Views expressed in The Advocate's opinion articles are those of the writers and do not necessarily represent the views of The Advocate or our parent company, Pride Media.
During Pride Month, we celebrate our stories: stories of our elders who fought so hard to realize the progress many never got to see, stories of our chosen families, our own stories of coming out, of falling in love, of finding healing in community.
As the interim president of the Human Rights Campaign, the nation's largest LGBTQ+ civil rights organization, I get to hear so many powerful stories directly from folks in our community. And this Pride Month, I need you to hear these stories as well: stories of trans and nonbinary children, their families, and millions of LGBTQ+ people whose rights and lives -- right now -- are under attack.
Every school day, a mother in Texas helps get her young trans daughter ready for school. She braids her daughter's hair, helps pick out the best sparkly accessory, and packs her daughter's lunch. And every day, she makes sure her child has the number for the family attorney tucked safely in her backpack in case Family and Protective Services is called -- because Gov. Greg Abbott is threatening to investigate affirming parents as child abusers.
Every school day, a teenage trans girl in Kentucky walks home alone while her friends on her former soccer team have practice. She was never a star athlete, but she loved kicking the ball around, and she made some great friends. Now she's been told by Kentucky's legislature that, as a trans girl playing sports, she's no longer welcome. This once bubbly, upbeat teenager has become silent and withdrawn.
Every school day, a nonbinary teacher in Florida gets ready to welcome their fifth-grade class. For them, teaching is not just a job -- it is a calling. Now, because of Florida's "don't say gay or trans" law, seeking to silence teachers from talking about LGBTQ+ issues, they're not allowed to use their pronoun pins or share their pronouns at all. They're increasingly misgendered, increasingly miserable, and increasingly unsure if they can keep pursuing their passion of educating and supporting their students.
I have heard these stories and too many others like these every day. And it breaks my heart. It breaks my heart that my LGBTQ+ family is going through this. And it breaks my heart that too many of the folks who should be showing up for us are simply standing by.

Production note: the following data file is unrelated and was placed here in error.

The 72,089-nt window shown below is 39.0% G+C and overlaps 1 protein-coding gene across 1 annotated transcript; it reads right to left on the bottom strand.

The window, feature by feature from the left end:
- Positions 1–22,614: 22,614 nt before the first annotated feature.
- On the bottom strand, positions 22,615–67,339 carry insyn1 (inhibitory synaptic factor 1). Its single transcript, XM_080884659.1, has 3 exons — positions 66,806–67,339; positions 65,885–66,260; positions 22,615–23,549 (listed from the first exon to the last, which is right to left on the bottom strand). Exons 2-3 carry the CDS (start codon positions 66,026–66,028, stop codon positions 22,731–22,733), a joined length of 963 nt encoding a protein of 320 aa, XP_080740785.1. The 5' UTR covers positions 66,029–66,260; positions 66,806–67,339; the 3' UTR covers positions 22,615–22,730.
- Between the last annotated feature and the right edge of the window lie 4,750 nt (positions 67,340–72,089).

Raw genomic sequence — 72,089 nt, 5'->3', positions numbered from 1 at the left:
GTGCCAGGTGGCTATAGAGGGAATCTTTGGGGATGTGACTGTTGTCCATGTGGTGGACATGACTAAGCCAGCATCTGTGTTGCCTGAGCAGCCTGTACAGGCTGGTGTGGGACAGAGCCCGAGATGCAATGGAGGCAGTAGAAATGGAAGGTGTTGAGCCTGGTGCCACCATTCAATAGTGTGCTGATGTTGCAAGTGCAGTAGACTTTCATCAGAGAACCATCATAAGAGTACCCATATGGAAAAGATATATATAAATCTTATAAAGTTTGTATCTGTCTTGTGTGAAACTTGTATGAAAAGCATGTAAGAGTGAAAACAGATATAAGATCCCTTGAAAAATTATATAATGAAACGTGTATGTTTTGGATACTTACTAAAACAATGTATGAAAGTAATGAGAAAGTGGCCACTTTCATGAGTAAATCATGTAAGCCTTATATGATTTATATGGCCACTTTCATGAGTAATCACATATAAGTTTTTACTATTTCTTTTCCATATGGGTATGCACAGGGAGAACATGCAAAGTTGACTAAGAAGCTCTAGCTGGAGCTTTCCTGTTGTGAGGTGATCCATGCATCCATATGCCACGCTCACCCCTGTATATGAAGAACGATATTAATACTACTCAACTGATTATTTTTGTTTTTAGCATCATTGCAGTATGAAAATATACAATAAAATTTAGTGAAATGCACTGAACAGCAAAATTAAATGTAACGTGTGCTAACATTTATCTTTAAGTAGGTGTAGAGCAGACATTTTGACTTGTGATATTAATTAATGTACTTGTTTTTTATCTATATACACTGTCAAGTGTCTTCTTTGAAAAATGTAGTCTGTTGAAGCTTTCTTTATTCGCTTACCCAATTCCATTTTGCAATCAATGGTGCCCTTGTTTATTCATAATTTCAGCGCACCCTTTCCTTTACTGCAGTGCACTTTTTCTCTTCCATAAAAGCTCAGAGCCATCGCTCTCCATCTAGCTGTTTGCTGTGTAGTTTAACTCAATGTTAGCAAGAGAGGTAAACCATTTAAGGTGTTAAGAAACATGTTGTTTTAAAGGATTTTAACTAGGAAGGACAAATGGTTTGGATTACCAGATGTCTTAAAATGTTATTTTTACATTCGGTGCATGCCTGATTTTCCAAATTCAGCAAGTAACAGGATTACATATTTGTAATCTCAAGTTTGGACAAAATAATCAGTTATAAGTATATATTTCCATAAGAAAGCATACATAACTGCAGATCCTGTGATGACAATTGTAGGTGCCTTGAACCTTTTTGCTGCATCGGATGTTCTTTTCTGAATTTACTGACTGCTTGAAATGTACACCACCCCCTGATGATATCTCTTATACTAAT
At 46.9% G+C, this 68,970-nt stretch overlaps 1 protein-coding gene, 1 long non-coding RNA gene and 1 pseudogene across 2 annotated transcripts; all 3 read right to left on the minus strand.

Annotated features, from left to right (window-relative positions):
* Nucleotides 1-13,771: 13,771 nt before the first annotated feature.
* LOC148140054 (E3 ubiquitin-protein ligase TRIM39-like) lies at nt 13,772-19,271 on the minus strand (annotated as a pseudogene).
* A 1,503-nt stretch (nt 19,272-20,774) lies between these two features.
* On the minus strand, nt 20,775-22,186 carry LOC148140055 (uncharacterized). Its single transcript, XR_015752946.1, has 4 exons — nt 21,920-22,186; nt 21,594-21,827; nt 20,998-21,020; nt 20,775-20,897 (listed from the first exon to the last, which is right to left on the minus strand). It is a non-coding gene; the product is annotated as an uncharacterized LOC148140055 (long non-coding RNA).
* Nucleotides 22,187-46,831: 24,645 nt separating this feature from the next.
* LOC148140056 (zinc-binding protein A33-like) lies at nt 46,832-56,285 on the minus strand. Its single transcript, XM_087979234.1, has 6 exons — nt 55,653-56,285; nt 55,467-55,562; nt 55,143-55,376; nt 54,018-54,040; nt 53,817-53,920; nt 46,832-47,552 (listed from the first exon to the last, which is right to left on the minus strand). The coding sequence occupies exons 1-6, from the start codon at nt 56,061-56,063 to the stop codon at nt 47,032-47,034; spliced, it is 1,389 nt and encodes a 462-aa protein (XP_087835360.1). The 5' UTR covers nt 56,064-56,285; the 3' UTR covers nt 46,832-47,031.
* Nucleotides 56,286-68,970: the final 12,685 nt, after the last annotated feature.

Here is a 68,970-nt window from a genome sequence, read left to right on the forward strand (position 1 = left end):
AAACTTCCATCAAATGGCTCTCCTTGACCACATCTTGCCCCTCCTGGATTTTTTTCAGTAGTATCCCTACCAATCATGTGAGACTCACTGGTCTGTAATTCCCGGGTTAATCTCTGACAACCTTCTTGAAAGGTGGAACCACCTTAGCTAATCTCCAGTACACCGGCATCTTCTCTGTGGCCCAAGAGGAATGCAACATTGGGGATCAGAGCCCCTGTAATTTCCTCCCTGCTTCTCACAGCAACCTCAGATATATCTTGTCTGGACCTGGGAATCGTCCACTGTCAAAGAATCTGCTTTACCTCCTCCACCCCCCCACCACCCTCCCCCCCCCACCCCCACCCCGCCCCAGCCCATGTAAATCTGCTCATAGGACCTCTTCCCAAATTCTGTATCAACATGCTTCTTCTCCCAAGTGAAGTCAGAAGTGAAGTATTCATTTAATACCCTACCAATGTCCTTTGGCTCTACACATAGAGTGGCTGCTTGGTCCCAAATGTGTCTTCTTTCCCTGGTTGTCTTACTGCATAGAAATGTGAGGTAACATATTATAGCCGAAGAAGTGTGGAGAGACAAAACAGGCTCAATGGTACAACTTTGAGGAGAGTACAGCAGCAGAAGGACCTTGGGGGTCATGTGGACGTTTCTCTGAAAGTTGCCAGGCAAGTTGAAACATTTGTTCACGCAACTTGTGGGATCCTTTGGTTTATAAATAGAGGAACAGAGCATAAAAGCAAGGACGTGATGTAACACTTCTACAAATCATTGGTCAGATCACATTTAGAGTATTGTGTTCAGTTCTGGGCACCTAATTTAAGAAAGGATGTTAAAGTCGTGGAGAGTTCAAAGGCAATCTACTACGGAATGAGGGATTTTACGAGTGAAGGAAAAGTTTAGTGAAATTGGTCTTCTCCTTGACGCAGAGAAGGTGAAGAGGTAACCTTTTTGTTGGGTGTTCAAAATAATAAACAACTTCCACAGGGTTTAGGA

Our LGBTQ+ community is in crisis. We are living in a state of emergency.
State lawmakers have spent the past three years attacking the rights and lives of our trans and nonbinary family, particularly our trans and nonbinary youth. Over 17 states have passed legislation preventing trans kids from playing sports with their peers. Two states have passed legislation preventing trans kids from using the appropriate restroom at school. Five states have passed legislation censoring LGBTQ+ issues in schools. And two states have banned lifesaving, medically necessary care.
They're bullying children and terrorizing families. They're spreading propaganda and lies attacking our community. They're trying to censor those they disagree with. For our trans and nonbinary family, particularly Black trans women, they are pouring gasoline on a wildfire of stigma, discrimination, and violence.
These attacks are horrific. And they are part of a coordinated campaign to erode the foundational rights of our democracy.
From our right to abortion access to our right to participate in our democracy, from our freedom of speech to our freedom of information, our rights are being eroded. This is the vision of a white nationalist America -- where identity is immutable and hierarchal, where more freedoms for some mean fewer freedoms for others.
The truth is this: While we uphold systems and institutions that maintain the status quo -- a status quo of institutionalized white supremacy and its attendant forces of racism, sexism, homophobia, transphobia, and xenophobia -- we allow our democracy to decay.
When we just shake our heads and then move on from someone else's injustice, we abdicate our responsibility to ourselves, to each other, and to the ultimate direction of our nation.
So this Pride Month, I want us each to think about what community means: showing up for one another when it counts.
If you are excited about Pride, I want you to hold tight to that joy. I want you to own and embrace all of who you are, as a member of our beautiful rainbow family, as a proud and loving accomplice towards liberation.
And then I want you to take to the streets in protest, march for transgender kids, for LGBTQ+ lives, for Black lives, for Roe v. Wade, for our right to vote, and for all the rights that we hold dear. I want you to tell every single person in your life exactly how high the stakes are, to share the stories of where our community is, and let them know they need to get off the sidelines.
This is an emergency -- but I also believe it is an opportunity. The next chapter of our movement, of our nation, and of our world is yet to be written. And we have the power to write a chapter where we not only save ourselves but become giants for the next generation to stand upon our shoulders, for them someday to declare liberation for us all. That's the story -- and the promise -- of Pride.
Joni Madison is the interim president of the Human Rights Campaign, the nation's largest LGBTQ+ civil rights organization.